[We are] living through a global shift in the balance of power very similar to that which occurred in the 1870s. This is the story of how an over-extended empire sought to cope with an external debt crisis by selling off revenue streams to foreign investors. The empire that suffered these setbacks in the 1870s was the Ottoman empire. Today it is the US.
In the aftermath of the Crimean war, both the sultan in Constantinople and his Egyptian vassal, the khedive, had begun to accumulate huge domestic and foreign debts. Between 1855 and 1875, the Ottoman debt increased by a factor of 28. As a percentage of expenditure, interest payments and amortisation rose from 15 per cent in 1860 to 50 per cent in 1875. The Egyptian case was similar: between 1862 and 1876, the total public debt rose from E£3.3m to E£76m. The 1876 budget showed debt charges accounting for more than half of all expenditure.
The loans had been made for both military and economic reasons: to support the Ottoman military position during and after the Crimean war and to finance railway and canal construction, including the building of the Suez canal, which had opened in 1869. But a dangerously high proportion of the proceeds had been squandered on conspicuous consumption, symbolised by Sultan Abdul Mejid’s luxurious Dolmabahçe palace and the spectacular world premiere of Aïda at the Cairo Opera House in 1871. In the wake of the financial crisis that struck the European and American stock markets in 1873, a Middle Eastern debt crisis was inevitable. In October 1875 the Ottoman government declared bankruptcy.
The crisis had two distinct financial consequences: the sale of the khedive’s shares in the Suez canal to the British government (for £4m, famously advanced to Disraeli by the Rothschilds) and the hypothecation of certain Ottoman tax revenues for debt service under the auspices of an international Administration of the Ottoman Public Debt, on which European bondholders were represented. The critical point is that the debt crisis necessitated the sale or transfer of Middle Eastern revenue streams to Europeans.
He sees a parallel to the growing accumulation of US assets by foreigners - particularly Asian and Middle Eastern sovereign wealth funds - including the recent sales of stakes in Bear Stearns, Citigroup, Merrill Lynch and Morgan Stanley.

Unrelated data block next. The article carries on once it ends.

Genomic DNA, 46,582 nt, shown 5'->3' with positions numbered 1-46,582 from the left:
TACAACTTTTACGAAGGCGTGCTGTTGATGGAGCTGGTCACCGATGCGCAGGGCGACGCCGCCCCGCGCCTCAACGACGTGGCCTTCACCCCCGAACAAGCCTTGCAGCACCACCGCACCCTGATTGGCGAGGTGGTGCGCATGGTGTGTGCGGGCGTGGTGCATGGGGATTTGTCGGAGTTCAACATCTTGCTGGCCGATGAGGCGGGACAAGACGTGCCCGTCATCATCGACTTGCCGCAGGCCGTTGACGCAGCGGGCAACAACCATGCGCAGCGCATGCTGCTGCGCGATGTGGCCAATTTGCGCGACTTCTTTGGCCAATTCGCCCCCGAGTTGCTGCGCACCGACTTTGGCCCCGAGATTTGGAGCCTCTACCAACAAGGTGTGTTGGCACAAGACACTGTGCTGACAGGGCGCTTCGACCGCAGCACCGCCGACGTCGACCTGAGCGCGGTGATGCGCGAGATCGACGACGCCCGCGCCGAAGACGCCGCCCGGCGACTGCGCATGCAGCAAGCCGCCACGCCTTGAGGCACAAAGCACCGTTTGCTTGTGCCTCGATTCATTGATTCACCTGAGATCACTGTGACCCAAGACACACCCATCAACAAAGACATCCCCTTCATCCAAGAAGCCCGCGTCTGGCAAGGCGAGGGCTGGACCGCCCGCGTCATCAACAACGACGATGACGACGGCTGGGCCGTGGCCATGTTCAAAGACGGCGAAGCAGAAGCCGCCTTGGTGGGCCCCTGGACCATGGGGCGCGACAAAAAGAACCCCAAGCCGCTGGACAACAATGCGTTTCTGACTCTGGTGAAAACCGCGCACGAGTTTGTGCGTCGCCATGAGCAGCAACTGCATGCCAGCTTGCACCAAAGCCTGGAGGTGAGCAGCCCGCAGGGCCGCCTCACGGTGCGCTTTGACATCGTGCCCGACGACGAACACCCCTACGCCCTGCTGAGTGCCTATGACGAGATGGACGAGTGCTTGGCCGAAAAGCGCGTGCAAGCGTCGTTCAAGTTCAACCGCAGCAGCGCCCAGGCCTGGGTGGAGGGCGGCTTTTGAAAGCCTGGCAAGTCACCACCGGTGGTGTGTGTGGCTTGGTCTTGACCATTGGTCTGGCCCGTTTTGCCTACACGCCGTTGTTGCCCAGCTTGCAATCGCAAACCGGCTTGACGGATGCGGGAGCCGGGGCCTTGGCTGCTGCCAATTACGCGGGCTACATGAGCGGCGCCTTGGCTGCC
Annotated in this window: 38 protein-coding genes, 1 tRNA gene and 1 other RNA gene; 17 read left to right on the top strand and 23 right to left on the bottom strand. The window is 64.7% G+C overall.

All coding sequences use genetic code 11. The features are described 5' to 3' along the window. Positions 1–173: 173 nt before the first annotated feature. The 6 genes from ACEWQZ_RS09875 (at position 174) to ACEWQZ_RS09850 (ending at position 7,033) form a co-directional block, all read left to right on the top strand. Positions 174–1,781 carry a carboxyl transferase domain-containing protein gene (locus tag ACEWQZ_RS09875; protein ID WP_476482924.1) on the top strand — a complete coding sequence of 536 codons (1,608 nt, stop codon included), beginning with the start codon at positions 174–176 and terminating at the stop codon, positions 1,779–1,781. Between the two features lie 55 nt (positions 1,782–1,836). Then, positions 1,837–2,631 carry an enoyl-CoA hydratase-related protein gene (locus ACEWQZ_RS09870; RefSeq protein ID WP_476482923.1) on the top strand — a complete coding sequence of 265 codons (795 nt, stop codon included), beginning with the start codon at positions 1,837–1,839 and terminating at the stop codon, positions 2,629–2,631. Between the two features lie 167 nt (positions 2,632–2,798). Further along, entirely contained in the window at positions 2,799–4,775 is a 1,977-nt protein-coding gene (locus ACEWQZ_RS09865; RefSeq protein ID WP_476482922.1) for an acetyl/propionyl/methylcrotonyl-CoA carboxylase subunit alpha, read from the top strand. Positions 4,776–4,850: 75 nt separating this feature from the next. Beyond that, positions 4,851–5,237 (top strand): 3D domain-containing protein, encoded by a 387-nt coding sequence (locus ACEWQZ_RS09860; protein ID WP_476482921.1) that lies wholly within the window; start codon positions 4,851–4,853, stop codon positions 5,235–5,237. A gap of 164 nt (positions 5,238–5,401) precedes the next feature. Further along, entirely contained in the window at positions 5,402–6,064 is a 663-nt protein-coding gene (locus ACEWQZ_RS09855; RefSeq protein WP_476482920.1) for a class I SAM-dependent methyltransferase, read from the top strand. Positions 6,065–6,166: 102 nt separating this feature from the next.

[W]e need to recognise that these “capital injections” represent a transfer of the revenues from the US financial services industry into the hands of foreign governments. This is happening at a time when the gap between eastern and western incomes is narrowing at an unprecedented pace.
In other words, as in the 1870s the balance of financial power is shifting. Then, the move was from the ancient oriental empires (not only the Ottoman but also the Persian and Chinese) to western Europe. Today the shift is from the US – and other western financial centres – to the autocracies of the Middle East and east Asia.
The parallel is an interesting one, but somewhat strained. The US is the largest economy in the world, and near the top in terms of per capita output. The Ottoman empire occupied a very different relative position - according to Angus Maddison's estimates (in 1990 $), Turkey's per capita GDP in 1870 was $825 (and Egypt's $649), far below that of European countries like Germany ($1839) and Britain ($3190), as well as the US ($2445). Furthermore, the US debt situation has a long way to go before it becomes as severe as the Ottoman case. In terms of government debt, according to the CBO, of total federal outlays of $2655 billion in 2006, less than 10% ($227 bn) was spent on interest payments (the publicly-held debt is $4829 bn, and according to the BEA, $2215 bn of Treasuries are held by foreigners, so slightly less than half of the interest is going overseas). More broadly, according to the BEA, at the end of 2006, foreigners owned $16.2 trillion worth of US assets, and Americans owned $13.7 tr of foreign assets, making the US net position -$2.5 tr. Relative to GDP $13.2 tr, that is equivalent to a household with an income of $60,000 having a debt of $11,400.
Ferguson is no doubt correct that the "balance of financial power" is indeed shifting. Partly this reflects natural forces of economic growth (convergence), and partly it is due to US borrowing. A decline in the relative economic position of the US is to be expected as more of the world is catching up - China and India are growing faster, and contributing a larger share of world output - exactly as Solow's growth model tells us they should. Potentially more worrying is that, because our domestic saving is less than investment, the rest of the world is indeed accumulating financial claims on us. This may, in part, reflect some degree of profligacy and bad policy. Though Ferguson's Ottoman analogy is a bit of a stretch, perhaps we shouldn't be putting our feet up...